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With a new name and a new look, Lino Lakes reopens the closed YMCA

Rebranded and remodeled, Lino Lakes is set to reopen as a closed YMCA, providing community residents with a place to train and congregate again.

Michael Carter, 74, of Lino Lakes couldn’t be happier.

“I missed the Y,” he said of stopping to exercise last week. “It’s convenient. I gained a few pounds. I wanted it to reopen.”

Called the Rookery Activity Center, the facility at 7690 Village Drive will officially open on Monday. But it has already welcomed its first members like Carter who had been with Minnesota’s Endurance Fitness. The small gym that offered fitness classes at a nearby mall recently lost its lease and is partnering with the Rookery to continue programming there. Classes have already started.

“It was an easy transition,” said Endurance owner Ron Carlson. “It’s our home base.”

When the Lino Lakes YMCA closed in March 2020 as part of a reorganization plan — facilities in St. Paul and Prior Lake also closed — “it left a hole for the community and they had to go to Forest Lake or Shoreview,” Rookery manager Lisa Lamey said. “Now they can go home.”

About 275 people have already purchased subscriptions, Lamey said.

After the Y was removed, the city-owned building stood empty, and it felt like “a travesty,” Mayor Rob Rafferty said. That’s when city leaders and staff began looking for a way to reopen the facility.

“We had to pay the mortgage whether it was open or not,” Rafferty said. “I think it’s an asset to the community.”

The state used the building as a vaccination and COVID testing center, but it didn’t bring in much money. Then about $2 million in funding from the American Rescue Plan Act of 2021 came in, and each City Hall department “took the bull by the horns and came up with a plan to make it work,” he said. Rafferty.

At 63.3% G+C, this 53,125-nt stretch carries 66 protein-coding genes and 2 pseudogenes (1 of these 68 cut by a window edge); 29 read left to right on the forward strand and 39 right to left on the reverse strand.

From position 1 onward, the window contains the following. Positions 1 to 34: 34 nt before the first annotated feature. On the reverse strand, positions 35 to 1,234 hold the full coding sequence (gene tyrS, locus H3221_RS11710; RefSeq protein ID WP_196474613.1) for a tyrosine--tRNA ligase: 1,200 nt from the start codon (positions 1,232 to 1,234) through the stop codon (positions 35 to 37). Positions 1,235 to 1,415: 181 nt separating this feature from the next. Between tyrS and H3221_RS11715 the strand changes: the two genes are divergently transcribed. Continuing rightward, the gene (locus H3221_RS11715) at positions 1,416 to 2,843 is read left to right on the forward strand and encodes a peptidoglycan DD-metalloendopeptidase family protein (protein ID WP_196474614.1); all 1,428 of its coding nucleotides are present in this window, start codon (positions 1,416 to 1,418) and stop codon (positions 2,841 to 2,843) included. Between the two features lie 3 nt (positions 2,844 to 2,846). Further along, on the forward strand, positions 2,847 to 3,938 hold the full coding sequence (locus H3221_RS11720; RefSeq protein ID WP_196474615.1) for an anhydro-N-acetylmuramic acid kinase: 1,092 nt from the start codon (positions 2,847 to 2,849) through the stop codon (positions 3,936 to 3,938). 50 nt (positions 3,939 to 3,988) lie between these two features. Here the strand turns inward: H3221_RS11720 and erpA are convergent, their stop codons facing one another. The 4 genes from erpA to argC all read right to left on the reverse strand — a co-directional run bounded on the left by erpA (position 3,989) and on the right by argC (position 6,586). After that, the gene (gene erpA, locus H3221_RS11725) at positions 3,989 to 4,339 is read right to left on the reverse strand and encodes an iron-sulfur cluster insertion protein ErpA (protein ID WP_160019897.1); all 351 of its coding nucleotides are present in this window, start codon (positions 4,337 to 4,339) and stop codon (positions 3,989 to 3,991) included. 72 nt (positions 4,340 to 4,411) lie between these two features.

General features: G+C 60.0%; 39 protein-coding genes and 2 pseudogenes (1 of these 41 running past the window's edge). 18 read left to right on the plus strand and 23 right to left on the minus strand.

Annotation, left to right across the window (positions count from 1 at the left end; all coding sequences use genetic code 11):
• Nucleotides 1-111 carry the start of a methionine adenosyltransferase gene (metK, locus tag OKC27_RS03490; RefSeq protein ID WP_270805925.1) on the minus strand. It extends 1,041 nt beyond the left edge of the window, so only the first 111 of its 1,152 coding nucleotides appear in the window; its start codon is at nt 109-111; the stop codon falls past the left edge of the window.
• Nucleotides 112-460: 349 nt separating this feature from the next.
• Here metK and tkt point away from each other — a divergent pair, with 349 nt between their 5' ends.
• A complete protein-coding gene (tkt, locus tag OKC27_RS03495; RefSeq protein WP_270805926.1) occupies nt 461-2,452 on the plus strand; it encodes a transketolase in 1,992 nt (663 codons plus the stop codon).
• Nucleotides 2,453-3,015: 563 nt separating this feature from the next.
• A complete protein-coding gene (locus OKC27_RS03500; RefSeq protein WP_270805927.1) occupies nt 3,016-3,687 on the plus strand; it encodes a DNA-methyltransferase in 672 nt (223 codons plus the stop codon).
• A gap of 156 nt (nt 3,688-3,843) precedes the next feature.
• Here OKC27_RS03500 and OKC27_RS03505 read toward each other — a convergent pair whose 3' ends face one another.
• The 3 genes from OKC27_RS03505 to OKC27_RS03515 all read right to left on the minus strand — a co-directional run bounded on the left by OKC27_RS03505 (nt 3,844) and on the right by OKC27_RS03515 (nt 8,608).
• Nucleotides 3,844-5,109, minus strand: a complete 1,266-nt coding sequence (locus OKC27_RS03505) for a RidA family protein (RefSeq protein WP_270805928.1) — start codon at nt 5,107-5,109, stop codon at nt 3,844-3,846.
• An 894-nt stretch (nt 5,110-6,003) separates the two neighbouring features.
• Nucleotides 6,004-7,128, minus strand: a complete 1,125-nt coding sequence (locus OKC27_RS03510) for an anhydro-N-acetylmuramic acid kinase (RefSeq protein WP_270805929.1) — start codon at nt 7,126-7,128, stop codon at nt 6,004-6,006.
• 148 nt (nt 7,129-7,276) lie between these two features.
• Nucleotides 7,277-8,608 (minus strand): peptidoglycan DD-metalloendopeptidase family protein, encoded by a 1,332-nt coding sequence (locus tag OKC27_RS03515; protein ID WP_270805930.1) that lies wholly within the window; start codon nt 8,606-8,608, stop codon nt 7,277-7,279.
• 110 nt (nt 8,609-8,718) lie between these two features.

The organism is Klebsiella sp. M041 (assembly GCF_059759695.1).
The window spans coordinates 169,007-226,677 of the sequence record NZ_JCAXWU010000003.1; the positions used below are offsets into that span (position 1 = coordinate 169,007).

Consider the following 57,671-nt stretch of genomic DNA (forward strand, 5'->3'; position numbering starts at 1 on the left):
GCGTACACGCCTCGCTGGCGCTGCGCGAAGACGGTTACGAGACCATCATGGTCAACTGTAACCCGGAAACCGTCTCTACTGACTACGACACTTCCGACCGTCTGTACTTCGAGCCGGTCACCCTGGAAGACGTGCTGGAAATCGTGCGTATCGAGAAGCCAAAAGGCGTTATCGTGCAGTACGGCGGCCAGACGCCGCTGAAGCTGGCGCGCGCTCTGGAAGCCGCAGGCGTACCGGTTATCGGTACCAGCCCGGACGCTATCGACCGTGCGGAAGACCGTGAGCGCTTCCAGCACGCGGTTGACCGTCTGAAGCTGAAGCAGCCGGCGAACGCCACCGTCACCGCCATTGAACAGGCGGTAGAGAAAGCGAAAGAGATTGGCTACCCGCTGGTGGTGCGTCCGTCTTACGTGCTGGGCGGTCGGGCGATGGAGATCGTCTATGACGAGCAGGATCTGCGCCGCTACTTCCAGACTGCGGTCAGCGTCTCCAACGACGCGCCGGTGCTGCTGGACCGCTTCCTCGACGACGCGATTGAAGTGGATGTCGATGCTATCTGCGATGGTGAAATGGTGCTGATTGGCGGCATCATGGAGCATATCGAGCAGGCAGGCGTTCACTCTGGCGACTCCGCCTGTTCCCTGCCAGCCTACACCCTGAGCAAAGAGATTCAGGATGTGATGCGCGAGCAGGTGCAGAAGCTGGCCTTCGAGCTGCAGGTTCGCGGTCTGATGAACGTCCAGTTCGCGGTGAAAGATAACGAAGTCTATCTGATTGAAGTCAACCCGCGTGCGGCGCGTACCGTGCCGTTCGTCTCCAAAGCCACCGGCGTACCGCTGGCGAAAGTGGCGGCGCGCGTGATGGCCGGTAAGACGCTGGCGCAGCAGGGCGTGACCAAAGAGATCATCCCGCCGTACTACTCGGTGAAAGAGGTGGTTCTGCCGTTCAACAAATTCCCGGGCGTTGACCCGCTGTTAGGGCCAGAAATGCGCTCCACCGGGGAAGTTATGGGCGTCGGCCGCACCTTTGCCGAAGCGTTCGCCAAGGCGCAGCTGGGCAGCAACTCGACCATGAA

Over the past five months, city staff and contractors have redone the building from top to bottom, installing new locker rooms, flooring, heating and cooling, and furniture in the lobby. New carpet was laid, the walls were painted and muralist Tony Staffki added his artwork. Even the electric plates were turned off. The center was renamed Rookery in a nod to the many great blue herons that nest in the area.

“We want people to see it as the Rookery, not the Y,” Lamey said.

Mission accomplished, said Alexandra Floren, 30, of Blaine.

“It’s beautiful,” she said as she trained with weights last week.

The Rookery will offer monthly and annual subscriptions as well as 10-visit passes and daily rates. It also plans to offer 53 fitness classes through Endurance, youth programs, specialty camps, pickleball, and health and wellness classes for seniors to complete a full range weights, treadmills and elliptical machines. Floren said she was thrilled to be able to take swimming lessons.

“I kayak and I can’t swim,” she said.

Rafferty acknowledges that the job is not done. The swimming pool water slide will be refurbished during the summer and there are dreams of expanding the gymnasium in the future. But for now, the immediate goal is to create a welcoming space where people can meet their friends and neighbors.

“It’s going to get there,” he said. The transformation of the building has “been totally uplifting. We gave the community center a new name and better still, a place where people want to be.

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